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OP-ED: Gender Studies Should Be a Wharton Major


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Gender, Sexuality, and Women’s Studies, perhaps the most highly competitive and coveted major in the College of Arts and Sciences, has become infamous for its rigor, mathematical difficulty, and heavy time-commitment. On average, only about 20 students in each grade can handle the academic rigor and long hours of studying to successfully graduate with this major. The small percentage of the student body graduating with a Gender Studies major is no doubt due to it’s difficulty and not for any other reason at all...yeah...definitely not for any other reason...

The rigor of gender studies courses are often overlooked, with class ratings on Penn course review as high as *gasp* a 1.8 difficulty! The only classes with similar rankings of difficulty are in Wharton! Thus, it comes to no surprise that many students are pushing for an integration of gender, sexuality, and women’s studies majors to be included in the Wharton school of business. I concur with these students, and agree that such studies are vital to the business industry and education of students in Wharton. How can Wharton students go into the business world successfully without reciting Barbara Frischmuth's feminist theory auto-biography Die Klostureschule (in original German) by memory?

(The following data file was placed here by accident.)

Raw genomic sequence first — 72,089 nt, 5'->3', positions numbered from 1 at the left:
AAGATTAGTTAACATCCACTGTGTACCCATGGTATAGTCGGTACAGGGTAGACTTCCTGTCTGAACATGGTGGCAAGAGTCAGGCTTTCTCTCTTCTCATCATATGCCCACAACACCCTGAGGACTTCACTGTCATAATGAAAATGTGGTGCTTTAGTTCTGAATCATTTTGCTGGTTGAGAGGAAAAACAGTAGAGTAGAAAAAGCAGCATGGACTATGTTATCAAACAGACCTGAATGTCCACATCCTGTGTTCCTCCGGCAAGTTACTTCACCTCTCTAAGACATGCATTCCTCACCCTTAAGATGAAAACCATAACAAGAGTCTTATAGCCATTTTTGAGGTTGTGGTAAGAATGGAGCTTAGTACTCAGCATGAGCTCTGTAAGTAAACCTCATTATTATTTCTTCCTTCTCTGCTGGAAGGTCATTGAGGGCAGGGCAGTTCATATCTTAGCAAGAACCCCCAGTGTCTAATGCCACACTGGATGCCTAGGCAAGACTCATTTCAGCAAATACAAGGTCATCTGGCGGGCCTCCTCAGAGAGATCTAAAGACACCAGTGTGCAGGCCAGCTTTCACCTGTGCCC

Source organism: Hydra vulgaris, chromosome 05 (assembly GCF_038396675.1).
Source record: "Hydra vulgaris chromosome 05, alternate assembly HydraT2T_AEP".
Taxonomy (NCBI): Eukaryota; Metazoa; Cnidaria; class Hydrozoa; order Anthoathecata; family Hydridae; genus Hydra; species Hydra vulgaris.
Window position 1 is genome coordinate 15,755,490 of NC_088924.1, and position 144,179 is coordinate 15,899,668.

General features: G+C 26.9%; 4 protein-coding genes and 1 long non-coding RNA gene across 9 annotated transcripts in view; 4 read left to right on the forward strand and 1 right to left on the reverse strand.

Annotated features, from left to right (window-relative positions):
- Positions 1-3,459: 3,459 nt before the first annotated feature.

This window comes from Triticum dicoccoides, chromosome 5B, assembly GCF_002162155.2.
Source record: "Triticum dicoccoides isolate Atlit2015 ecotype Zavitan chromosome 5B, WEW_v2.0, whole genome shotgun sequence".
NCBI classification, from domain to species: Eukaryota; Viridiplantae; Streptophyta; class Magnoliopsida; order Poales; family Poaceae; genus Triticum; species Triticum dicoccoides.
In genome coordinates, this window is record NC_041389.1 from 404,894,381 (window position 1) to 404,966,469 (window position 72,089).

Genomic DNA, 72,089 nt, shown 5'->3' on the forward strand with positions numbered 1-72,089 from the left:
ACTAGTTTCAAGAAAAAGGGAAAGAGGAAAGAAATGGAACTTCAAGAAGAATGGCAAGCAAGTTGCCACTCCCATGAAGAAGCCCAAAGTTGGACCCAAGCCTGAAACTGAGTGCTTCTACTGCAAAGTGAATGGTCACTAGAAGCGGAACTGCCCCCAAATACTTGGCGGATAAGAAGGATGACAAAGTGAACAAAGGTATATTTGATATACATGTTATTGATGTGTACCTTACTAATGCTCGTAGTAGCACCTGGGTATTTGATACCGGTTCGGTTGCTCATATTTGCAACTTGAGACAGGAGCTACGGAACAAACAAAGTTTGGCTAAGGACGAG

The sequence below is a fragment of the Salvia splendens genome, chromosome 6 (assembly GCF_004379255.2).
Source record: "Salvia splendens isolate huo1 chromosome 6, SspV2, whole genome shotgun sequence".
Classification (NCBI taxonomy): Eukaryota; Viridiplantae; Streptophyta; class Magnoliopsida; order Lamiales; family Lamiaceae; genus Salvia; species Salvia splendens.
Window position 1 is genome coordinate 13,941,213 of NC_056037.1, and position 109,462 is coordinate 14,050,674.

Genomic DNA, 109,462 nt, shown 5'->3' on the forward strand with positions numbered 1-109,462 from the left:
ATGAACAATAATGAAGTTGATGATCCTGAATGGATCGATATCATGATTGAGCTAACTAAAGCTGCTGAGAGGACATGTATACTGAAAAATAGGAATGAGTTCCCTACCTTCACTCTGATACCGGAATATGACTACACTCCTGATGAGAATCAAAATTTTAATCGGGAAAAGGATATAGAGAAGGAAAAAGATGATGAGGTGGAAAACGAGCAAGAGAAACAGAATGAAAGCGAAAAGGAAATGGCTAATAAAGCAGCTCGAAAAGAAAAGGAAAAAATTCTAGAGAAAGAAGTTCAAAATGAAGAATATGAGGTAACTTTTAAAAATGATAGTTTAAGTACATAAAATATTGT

Due to these protests, Wharton is also considering creating a duel-major program between business degrees and gender studies. These majors would include concentrations such as “queer German cinema and its impact on international trade” and “business analytics and the female reproductive system”.  These majors, which focus on the relationship between the business world and gender identity, are essential for the modern Wharton student to explore.

Consequently, I urge Wharton to consider adding gender, sexuality, and women’s studies to their extensive curriculum in order to more adequately prepare their students for the business world. It only makes sense.